Last August, residents of Chongqing town in the central Chinese province of Shaanxi surrounded the town’s huge lead works, run by China’s largest lead smelting company. It was a brave act in a totalitarian country. But the people of Chongqing were angry because the town’s doctors had found that of the 731 children they checked, 615 were suffering from lead poisoning caused by pollution from the Dongling Lead and Zinc Smelting Company.
The scandal erupted after a six-year-old girl named Miao Fan complained about a stomach ache. “At first we thought she was trying to avoid school,” said her mother. “We took her to the hospital and found my daughter had got lead poisoning. I never heard of that before, and I suggested my friends nearby have their children checked too.”
In all, 166 of the children were treated in local hospitals. Each had lived near the giant smelter. After the brief protest on August 3, a local newspaper reported the story on an inside page and town authorities issued a bland statement. The plant had emitted 1.11 tons of lead into the air and local watercourses in the previous year, the authorities said, but it had met all national environmental safety standards.
In the days before online news, that would probably have been the end of the matter. But reporters from the state Xinhua Online news service spotted the local item and a week later they showed up to investigate. Emboldened, the parents resumed their protest. They surrounded the smelter, tore down the wall, ransacked the offices, and destroyed machinery.
Now Xinhua had a story. Its splash on August 18 was accompanied by an editorial that asked: “If pollution standards were met, how is it that people are still poisoned by lead?” Within days, the factory was closed, and the Dongling case had set off a chain reaction across the country, as more and more citizens protested against metal smelters and mines, and Chinese journalists became bolder in reporting the protests.
If this were happening in the West, it would hardly be extraordinary that a major news story had developed out of events such as those in Chongqing. But in China, this was something new, points out Qian Gang, a leading Chinese journalist who studied how the story grew for the China Media Project, a research group at the University of Hong Kong. The major Communist Party news media, such as Xinhua, are starting to report environmental stories, he says. “High-level party media have taken the lead.” Of all the Chinese media, they are proving to be “the fiercest, both in revealing the facts and in offering shrill criticism”.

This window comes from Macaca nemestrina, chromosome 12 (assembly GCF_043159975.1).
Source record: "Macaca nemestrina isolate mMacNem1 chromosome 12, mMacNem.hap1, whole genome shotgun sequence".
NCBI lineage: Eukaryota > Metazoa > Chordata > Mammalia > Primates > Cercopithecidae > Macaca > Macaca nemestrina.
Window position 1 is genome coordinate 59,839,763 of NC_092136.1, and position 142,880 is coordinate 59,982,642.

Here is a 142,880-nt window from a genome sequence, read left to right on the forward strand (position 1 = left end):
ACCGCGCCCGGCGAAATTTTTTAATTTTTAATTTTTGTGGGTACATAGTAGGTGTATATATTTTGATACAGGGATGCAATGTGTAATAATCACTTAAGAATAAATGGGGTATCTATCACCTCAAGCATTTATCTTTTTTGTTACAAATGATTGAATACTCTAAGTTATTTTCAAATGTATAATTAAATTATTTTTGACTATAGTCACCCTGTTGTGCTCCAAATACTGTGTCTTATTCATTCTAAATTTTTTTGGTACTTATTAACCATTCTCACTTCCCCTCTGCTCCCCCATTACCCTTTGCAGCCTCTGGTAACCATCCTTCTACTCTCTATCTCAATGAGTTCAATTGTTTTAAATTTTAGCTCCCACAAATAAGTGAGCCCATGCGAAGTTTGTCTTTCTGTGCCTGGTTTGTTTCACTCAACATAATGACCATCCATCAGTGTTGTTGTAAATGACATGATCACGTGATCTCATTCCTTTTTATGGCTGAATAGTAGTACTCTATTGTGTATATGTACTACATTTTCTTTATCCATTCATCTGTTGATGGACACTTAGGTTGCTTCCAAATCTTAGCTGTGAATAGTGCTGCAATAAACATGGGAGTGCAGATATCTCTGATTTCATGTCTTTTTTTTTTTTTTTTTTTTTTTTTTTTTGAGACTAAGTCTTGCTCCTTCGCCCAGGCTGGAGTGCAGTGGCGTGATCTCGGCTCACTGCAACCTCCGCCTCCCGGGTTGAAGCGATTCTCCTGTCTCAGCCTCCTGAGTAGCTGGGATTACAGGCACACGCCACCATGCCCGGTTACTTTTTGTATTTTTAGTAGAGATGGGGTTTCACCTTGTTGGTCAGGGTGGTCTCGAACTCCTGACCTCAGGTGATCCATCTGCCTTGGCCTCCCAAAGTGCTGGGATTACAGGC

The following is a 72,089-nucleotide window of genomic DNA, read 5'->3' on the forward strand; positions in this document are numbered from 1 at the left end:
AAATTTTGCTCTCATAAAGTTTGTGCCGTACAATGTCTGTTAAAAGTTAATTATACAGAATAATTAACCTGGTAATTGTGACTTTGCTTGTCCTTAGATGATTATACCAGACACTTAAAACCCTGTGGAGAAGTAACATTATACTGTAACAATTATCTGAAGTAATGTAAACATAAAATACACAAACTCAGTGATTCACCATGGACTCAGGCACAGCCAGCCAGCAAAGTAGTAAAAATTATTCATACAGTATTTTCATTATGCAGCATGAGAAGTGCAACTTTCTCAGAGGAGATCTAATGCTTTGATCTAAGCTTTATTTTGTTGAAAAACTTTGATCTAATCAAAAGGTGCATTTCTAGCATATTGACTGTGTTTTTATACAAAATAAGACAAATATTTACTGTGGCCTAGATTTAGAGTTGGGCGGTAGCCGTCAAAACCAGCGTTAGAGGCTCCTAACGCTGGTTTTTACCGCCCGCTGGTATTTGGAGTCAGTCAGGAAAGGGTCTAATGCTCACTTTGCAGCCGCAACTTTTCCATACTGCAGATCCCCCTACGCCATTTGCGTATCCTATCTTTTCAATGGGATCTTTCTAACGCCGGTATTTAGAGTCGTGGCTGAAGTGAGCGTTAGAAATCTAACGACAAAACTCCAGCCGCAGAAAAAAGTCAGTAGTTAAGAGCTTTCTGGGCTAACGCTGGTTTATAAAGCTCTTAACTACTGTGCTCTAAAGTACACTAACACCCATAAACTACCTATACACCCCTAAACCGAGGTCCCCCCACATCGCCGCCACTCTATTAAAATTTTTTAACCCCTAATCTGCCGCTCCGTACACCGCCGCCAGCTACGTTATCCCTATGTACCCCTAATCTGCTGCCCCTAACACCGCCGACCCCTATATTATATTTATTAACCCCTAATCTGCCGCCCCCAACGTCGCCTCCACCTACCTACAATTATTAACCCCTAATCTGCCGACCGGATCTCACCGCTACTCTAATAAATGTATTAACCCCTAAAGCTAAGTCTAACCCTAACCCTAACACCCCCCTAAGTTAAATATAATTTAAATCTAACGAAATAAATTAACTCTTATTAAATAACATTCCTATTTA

Why? In the past, the party media had always supported officials and covered up any scandals or misdeeds. If anyone was going to break such a story, it would likely have been the new commercial media. But Qian Gang notes that in China today, the central authorities often use the media as a means of exerting control over wayward local authorities or powerful commercial enterprises. It is also, he says, a means of monitoring popular discontent, known as yulun jiandu, or “supervision by public opinion”.
After the Sichuan earthquake in 2008, which became a turning point in reporting in China, President Hu Jintao articulated his new press policy, which demanded that party media strengthen what he called “public opinion channeling”. Chinese media are referring to this as “grabbing the microphone” - under this strategy, the authorities control commercial media tightly, while affording privileges to the central party media, including a license to pursue investigations.
Pressure following the Xinhua reports resulted in the Dongling metals plant closing and 11 local public health officials being disciplined. Authorities distributed food that can help remove lead from the body, such as laver, garlic, wulong tea, and seaweed.
As the fastest-growing economy in the world for the past two decades, China is one of the world’s most polluted nations. But it is also becoming ground zero for citizens’ action on the new health and environmental issues created by industrialisation. In 2008, there was widespread public anger in China about toxins in food and consumer products. But in recent months, public attention has shifted to environmental pollution near mining and industrial workplaces. And Chinese media, headed by former party propaganda officials, are bringing the scandals to national - and sometimes international - attention.
Many of the concerns resemble those of previous eras in Europe and North America, especially the discovery of outright poisoning from heavy metals like lead, which causes symptoms ranging from abdominal pain and headaches to anaemia and impaired neurological development in children. In severe cases, children can lapse into a coma and die.
To date in China, protests and media scrutiny have led to a number of factory closings. But public protests appear ready to continue as government authorities struggle to assess where risks lie and how to combat them.